Using seed cones to identify spruce species is another matter altogether. White spruce seed cones are light brown to purplish and hang from the upper branches. The seed scales have a smooth, rounded outer edge. Engelmann spruce seed cones are slender, cylindrical, yellow to purplish brown and pendulous, hanging from the upper branches. Their papery-thin, flexible seed scales are tapered at both ends and have a ragged or wavy outer edge. White spruce cones are smaller than Engelmann spruce cones. However, although pure Engelmann spruce cones and pure white spruce seed cones look different, these tree species hybridize and that can affect seed cone size and appearance. If you happen to see the male pollen cones, the white spruce pollen cones are pale red whereas Engelmann spruce pollen cones look yellow to purplish-brown.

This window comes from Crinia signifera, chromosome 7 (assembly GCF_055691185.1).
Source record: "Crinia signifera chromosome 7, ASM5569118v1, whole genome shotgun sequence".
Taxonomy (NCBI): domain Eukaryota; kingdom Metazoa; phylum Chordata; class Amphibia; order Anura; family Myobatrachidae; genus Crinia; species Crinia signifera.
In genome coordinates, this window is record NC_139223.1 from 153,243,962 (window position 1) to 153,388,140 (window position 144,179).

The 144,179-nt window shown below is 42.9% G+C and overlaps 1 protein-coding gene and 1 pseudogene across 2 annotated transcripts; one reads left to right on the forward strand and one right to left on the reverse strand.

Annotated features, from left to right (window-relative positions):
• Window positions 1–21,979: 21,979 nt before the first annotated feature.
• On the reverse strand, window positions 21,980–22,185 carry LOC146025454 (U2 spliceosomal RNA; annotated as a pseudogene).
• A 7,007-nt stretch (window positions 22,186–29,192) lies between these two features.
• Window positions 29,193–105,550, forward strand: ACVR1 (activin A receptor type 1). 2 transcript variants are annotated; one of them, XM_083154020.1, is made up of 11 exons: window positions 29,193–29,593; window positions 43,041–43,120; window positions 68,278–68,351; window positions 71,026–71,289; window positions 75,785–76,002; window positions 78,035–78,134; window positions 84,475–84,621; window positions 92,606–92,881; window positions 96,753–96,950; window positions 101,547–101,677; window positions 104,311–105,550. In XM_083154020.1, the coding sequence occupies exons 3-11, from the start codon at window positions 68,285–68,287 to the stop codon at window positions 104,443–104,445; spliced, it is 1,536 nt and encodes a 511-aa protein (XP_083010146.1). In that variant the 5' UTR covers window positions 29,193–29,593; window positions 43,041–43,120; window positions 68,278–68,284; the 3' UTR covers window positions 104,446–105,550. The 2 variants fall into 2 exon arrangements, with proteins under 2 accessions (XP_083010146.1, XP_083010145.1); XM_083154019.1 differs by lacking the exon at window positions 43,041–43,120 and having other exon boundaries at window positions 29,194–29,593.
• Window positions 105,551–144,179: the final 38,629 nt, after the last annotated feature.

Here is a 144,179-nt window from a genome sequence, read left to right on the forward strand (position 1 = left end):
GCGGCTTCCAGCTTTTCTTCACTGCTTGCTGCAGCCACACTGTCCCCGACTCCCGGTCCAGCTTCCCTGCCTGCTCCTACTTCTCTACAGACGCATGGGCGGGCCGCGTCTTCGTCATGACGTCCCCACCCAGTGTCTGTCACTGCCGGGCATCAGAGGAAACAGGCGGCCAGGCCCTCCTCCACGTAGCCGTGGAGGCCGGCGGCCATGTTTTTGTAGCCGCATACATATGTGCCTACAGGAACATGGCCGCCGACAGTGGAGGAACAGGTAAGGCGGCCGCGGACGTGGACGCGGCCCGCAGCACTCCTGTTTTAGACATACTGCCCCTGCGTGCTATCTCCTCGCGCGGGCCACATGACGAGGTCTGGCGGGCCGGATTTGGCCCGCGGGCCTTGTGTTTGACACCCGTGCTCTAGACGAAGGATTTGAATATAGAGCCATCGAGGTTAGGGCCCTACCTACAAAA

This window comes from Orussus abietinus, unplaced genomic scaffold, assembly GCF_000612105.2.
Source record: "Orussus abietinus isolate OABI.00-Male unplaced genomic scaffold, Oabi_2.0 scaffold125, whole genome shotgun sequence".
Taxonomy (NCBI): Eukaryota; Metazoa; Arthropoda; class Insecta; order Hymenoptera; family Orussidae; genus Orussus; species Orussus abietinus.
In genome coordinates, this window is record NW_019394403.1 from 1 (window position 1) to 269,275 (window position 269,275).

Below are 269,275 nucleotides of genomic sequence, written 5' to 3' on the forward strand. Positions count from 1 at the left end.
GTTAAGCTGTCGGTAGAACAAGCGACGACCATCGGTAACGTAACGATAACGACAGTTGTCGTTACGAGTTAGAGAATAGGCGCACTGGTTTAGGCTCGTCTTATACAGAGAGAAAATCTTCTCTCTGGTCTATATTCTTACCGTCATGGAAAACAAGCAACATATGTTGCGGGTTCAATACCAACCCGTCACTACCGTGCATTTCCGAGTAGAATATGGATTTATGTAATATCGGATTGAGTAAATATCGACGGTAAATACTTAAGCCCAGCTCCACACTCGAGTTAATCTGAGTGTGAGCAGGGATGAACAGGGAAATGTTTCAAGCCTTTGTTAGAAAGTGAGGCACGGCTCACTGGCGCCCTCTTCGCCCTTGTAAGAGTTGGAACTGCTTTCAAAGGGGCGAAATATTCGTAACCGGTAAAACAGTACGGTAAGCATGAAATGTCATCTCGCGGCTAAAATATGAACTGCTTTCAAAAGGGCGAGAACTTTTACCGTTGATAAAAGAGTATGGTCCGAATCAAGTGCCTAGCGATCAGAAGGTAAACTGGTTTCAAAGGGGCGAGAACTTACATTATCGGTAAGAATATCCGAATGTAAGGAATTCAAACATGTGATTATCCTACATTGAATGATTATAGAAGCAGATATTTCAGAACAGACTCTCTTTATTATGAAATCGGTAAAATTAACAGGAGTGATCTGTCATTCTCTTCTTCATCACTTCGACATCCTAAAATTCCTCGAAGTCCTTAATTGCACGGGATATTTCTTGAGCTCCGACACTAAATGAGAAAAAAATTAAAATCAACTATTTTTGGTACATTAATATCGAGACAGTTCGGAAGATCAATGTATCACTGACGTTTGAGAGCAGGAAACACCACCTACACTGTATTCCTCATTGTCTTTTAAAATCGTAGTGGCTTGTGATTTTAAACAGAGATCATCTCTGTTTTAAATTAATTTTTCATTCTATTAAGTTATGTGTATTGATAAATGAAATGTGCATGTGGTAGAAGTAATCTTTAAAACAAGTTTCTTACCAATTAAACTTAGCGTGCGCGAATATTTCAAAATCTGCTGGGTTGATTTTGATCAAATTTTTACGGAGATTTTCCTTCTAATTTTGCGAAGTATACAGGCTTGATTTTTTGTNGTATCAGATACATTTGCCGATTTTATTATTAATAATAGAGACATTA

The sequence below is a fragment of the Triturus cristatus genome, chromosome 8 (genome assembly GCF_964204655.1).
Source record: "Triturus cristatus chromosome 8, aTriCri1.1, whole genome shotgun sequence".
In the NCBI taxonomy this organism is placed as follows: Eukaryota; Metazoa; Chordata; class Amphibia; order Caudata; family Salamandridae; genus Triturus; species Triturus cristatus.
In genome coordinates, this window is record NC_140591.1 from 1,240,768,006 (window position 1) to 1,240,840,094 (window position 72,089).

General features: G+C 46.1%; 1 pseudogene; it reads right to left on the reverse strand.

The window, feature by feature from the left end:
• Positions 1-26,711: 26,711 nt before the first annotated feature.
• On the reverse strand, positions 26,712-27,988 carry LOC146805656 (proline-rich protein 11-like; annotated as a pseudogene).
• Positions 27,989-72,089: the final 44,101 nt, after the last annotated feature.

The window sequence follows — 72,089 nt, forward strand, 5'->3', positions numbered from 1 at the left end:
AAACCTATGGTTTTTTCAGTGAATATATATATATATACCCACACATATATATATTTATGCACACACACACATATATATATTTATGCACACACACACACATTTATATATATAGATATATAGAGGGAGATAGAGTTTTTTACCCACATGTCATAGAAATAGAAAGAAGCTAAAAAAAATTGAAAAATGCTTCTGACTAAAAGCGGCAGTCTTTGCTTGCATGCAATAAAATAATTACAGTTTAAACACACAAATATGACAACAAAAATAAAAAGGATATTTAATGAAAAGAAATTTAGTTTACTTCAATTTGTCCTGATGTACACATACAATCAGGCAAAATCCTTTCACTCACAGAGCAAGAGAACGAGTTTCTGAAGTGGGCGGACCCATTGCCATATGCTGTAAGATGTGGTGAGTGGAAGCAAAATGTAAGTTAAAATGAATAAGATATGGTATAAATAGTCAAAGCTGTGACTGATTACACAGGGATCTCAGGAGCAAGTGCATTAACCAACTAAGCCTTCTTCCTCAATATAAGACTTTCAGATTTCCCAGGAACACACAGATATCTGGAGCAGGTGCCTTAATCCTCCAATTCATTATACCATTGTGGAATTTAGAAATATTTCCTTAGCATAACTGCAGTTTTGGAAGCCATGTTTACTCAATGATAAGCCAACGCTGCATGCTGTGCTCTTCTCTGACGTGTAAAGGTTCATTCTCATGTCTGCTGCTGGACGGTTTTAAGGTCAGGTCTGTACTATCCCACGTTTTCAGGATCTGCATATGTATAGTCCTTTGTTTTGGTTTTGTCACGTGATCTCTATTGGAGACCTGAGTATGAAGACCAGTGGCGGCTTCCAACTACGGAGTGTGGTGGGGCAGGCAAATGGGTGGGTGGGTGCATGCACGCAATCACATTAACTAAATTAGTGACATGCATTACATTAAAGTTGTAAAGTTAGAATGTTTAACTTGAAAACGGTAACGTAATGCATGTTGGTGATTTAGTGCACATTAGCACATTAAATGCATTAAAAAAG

Barking up the Wrong Tree?
The bark of the conifer trees along the GDT tends to be less helpful in identifying species except in a few cases. Subalpine fir has characteristic silver grey bark with distinct resin blisters. Older Douglas-fir trees have thick insulating bark, an adaptation to help the tree resist light intensity forest fires. Mature sub-alpine larch trees also possess thick fire-resistant bark.
Ironically, the whitebark pine’s bark doesn’t really look white, except when very young and smooth when it is sort of a greyish chalky-white colour. As the tree ages, the bark becomes tan or brown and breaks into narrow scaly plates one or two cm thick.